Roughly defined, religious freedom is the freedom of a person or community to believe in, practice and promote the religion of their choice without interference or harassment. It is a fundamental human right and ranks up there with other basic rights and liberties like freedom of speech, freedom of press, freedom of assembly; enshrined in many human rights documents, including the landmark Universal Declaration of Human Rights (UDHR), adopted by the United Nations in 1948. Article 18 of the UDHR states:
"Everyone has the right of freedom of thought, conscience and religion; this right includes freedom to change his religion or belief, or freedom, either alone or in community with others and in public or private, to manifest his religion or belief in teaching, practice, worship and observance."You'd agree that it took decades of religious wars, bloodshed and persecutions for states to realise that one of the major roles of modern governments is to protect the religious choice of people within its borders. Unfortunately, some states, including Nigeria are yet to fulfil this moral and legal obligation. The question is - what happened to religious freedom Nigeria?
Nigeria is Africa's most populous nation, with a population of more than 150 million. The country is almost evenly divided between Muslims and Christians - with the former predominantly in the north and the latter in the south.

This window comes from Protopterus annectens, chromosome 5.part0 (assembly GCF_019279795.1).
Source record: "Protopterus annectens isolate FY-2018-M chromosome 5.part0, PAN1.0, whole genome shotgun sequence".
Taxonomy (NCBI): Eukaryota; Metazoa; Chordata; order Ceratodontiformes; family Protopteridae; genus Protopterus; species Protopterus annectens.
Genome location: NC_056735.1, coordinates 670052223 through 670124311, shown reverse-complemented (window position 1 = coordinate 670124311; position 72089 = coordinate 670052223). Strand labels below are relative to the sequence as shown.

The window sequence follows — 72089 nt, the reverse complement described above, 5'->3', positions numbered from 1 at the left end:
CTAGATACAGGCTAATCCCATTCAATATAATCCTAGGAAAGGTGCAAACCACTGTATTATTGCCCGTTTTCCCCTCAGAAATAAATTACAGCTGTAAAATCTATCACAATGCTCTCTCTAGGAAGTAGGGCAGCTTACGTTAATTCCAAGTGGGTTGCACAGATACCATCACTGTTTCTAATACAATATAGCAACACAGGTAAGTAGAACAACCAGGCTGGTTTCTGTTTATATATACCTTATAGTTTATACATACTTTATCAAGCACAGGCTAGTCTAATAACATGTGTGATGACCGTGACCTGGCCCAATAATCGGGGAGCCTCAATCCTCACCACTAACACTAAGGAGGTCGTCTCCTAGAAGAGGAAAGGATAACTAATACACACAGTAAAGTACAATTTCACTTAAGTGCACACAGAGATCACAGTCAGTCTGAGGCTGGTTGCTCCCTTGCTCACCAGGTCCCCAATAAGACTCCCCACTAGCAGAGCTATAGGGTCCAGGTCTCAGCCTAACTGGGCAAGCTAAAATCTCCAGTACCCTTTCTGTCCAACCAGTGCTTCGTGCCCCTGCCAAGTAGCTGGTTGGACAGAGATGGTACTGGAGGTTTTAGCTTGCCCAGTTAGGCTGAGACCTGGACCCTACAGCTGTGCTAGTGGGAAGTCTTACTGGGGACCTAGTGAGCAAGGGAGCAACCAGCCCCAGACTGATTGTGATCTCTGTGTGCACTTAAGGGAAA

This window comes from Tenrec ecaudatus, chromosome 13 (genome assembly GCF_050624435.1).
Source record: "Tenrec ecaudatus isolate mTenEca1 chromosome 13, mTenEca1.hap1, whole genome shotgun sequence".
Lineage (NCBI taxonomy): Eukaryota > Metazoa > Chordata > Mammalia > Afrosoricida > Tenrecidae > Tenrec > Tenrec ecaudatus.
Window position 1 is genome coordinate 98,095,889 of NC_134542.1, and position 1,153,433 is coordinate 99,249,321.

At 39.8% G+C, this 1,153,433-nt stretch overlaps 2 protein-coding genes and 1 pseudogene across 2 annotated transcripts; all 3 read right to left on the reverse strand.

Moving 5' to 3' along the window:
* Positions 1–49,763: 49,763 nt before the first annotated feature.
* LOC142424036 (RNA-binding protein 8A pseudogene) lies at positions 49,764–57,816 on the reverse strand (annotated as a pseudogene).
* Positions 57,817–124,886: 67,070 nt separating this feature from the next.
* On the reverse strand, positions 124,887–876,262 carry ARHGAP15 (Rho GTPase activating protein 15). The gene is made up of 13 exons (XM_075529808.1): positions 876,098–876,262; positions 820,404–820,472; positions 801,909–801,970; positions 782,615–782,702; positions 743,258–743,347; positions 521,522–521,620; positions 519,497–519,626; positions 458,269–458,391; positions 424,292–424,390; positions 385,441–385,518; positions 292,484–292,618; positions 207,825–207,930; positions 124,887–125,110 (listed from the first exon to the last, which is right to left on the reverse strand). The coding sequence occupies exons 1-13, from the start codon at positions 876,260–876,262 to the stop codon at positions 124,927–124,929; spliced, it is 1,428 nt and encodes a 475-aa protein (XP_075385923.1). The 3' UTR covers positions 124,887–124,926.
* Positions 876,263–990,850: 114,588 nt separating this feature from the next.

Outburst of violence between Muslims and Christians is not uncommon and the city of Jos, the capital of Plateau State happens to be a notorious battleground, recording bloodshed from religious violence since 2001. In September 2001, sectarian violence claimed more than 1,000 lives; in May 2004, more than 700 died; in 2005, up to 500 deaths were recorded; in November 2008, at least 700 people were killed in Muslim-Christian riots; in January 2010, violence between Muslims and Christians broke out in the same city. This time, at least 70 people were killed and about 600 injured. Most recently - March 7, 2010, at least 200 Christian villagers in Plateau State were brutally killed, according to Human Rights Watch.
How does this concern you? Well, I asked myself the same question before I watched the following videos. Viewer discretion is advised!
What are your thoughts? Do you think the government has done enough to guarantee religious freedom in Nigeria? It is worth mentioning that some of the atrocities are allegedly committed by government forces, but as you'd expect, the government refuses to shoulder responsibility. Below is Part 2 of the video:
I have not independently verified the allegations, but one thing is indisputable - for many people in Nigeria, religious freedom is an illusive concept.
Nigeria has a moral obligation to comply with the principles of the UDHR. Moreover, the government of Nigeria is party to the International Covenant of Civil and Political Rights (ICCPR) and has a legal obligation to guarantee religious freedom to all individuals within its territory and to provide effective remedy to victims of violations of the rights recognized by the Covenant.
Do you think Nigeria is doing enough to curb sectarian violence? Is the government culpable? Above all, where is the international community?
Is this not massacre?